Fashion That’s a Drag
Gin Martini and Yaihara DeHill’s designs are a favorite of local star Mistress Isabelle Brooks.
When Mistress Isabelle Brooks took over the screens of the world on RuPaul’s Drag Race, Houston was cheering her on from her hometown, and that support went two ways. Many of the looks that Mistress dominated in as the self-proclaimed “heavyweight champ” of Season 15 were created by Houston designers Gin Martini and Yahaira DeHill.
Even those who haven’t kept up with Drag Race have perhaps seen the work of Martini and DeHill on stages around Houston, since both of the designers are active in the local drag scene with multiple costume projects in the works.
Even before Martini discovered their passion for designing costumes for drag performances, they say, “I couldn’t not do fashion if I wanted to. This shit is in my blood.” From their mother to their great-great-grandmother, whose sewing machine sits in their studio, Martini was destined to pursue a future in fashion.
Martini, who is pansexual, started designing clothes in high school and founded the school’s fashion club. Their confidence grew after being asked to create “simple dresses” for local drag performers, which led to enrolling in HCC’s school of fashion design. “If it weren’t for them getting me to do things, I probably wouldn’t have as much confidence, because they loved all my original sketches. They literally would look at my sketchbook and be like, ‘I want that,’” Martini recalls.
“It snowballed from there. Honestly, a lot of it is just doing things for my friends—who ended up doing really great things with [my fashions]. Mistress Isabelle was somebody that was just like, ‘Hey, girl, I need to use your machine, because mine broke,’ or something like that. And then she ended up using things on Drag Race that I made her, and I was like, ‘Oh, sick!’”
When DeHill became involved in designing costumes for drag shows, she already had an illustrious history of creative endeavors under her belt. After graduating from Prairie View A&M with a degree in architecture, she began designing cakes and then got involved in recycled runways, which sparked her involvement in Houston’s fashion world.
Around six years ago, DeHill and her husband attended a Dessie’s Drag Race show at a local club and “fell in love.” From there, her husband began competing in drag competitions, with DeHill constructing his costumes and doing his makeup for performances.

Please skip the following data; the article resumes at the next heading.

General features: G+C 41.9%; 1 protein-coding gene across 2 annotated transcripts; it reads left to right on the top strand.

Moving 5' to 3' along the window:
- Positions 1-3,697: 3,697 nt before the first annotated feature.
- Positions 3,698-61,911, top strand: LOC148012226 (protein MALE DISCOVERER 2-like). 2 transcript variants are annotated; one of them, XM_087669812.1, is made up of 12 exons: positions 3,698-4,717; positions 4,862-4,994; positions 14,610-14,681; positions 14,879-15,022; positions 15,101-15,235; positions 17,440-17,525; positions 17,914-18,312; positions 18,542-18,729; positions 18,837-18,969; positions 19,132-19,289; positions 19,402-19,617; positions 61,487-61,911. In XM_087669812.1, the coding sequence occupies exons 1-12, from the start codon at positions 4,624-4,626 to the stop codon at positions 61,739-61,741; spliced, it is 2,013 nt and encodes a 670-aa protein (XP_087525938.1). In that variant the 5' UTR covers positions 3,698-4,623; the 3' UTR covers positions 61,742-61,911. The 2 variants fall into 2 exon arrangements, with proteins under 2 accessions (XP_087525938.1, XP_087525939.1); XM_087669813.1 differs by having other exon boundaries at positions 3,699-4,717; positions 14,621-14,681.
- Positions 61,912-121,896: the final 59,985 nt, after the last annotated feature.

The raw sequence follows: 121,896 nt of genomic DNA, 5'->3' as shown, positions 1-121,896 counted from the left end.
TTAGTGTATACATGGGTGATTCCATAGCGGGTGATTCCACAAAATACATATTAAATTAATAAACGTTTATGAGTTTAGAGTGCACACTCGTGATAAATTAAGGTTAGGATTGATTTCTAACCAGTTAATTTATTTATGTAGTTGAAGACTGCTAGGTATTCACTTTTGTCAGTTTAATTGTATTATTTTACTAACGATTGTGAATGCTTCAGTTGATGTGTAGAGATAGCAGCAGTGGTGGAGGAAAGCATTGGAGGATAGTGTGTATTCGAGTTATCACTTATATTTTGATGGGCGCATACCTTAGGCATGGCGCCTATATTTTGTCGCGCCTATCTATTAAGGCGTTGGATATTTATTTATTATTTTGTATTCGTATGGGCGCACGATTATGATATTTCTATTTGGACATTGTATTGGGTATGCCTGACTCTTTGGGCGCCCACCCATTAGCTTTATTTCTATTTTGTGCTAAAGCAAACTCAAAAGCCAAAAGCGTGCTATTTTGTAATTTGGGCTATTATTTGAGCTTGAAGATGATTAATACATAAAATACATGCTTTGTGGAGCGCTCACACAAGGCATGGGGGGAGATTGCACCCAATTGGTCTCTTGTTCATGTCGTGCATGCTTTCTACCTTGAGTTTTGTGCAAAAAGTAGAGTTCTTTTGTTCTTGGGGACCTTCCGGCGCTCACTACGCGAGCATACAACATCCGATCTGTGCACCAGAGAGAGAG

“At first, the family thought it was weird, because they were like, ‘What are you doing? Why are you putting your husband in makeup?’” DeHill recalls.
Now, DeHill says, her mom is one of her biggest supporters and helps out with sewing. She will be joining DeHill at her first DragCon this year, and is now “a part of this world.”
“I think that people don’t really know what’s going on [with drag]. They just think they know what’s going on, and cross it out right away,” DeHill muses. “But once they get to know the whole community, they fall in love with the people and the culture.”
When others in the drag community learned that DeHill was designing and creating her husband’s costumes, they began asking her to construct their costumes. “I had to learn stuff quickly. Sometimes I was making costumes for three out of the five people that were performing [at a show], so I had to learn to be really, really fast,” she explains.
That speed has continued to be a virtue with such a large customer base. She often has multiple projects going on at once. “There’s a show every day. There’s always a need for a costume, so it’s like we can never go out of business,” DeHill laughs.
Martini has had a similar experience, having forgotten long ago how many costumes they have masterminded. But she’s well aware of how quickly they need to be designed and made.
Fashion and costume design, Martini notes, has always been a women-driven industry, with many famous designers who have followed in the footsteps of their mothers and grandmothers before them.
“Even though there are a lot of male fashion designers, in the actual costuming departments and the nitty-gritty in these fashion houses, it’s always women. You rarely see men on the floor. I’m not saying it can’t be done by men, or something like that, but for the most part it’s a women-driven industry when it comes down to it.”
Martini, who also releases their own music and was the winner of Houston’s Pride Superstar competition in 2015, believes there is no one “right way” to become a fashion or costume designer. For example, Martini was drawn toward creating designs for short films, music videos, and drag performers in particular.
“What drew me to fashion to begin with was that you have to create this character’s look,” Martini emphasizes. From the iconic dress of Dorothy in The Wizard of Oz to Beetlejuice’s signature stripes, “these characters can’t exist without these outfits, so for me, it’s creating what that character is gonna look like. That naturally led me to drag queens, because a lot of queens have their own persona.”
DeHill describes working with drag queens as a “dream”—a sentiment that Martini echoes. DeHill is spurred on by competition and enjoys watching people showcasing what they love to do, whether that’s on a Houston stage or on national television. With four sewing projects in her kitchen, three more in her studio, and a house currently taken over by preparations for DragCon, her passion for costume design shows.
“When somebody asks me for something, I try to make it happen. I try to make their vision and my vision—both things—come together,” DeHill says. “It’s just fun working with different types of people, and drag queens have just been just a dream to work with, because their costumes are crazy!”.
Keep up with Gin Martini on Instagram @ginmartinidesigns_.
Keep up with DeHill on Instagram @yahairadehilldesigns.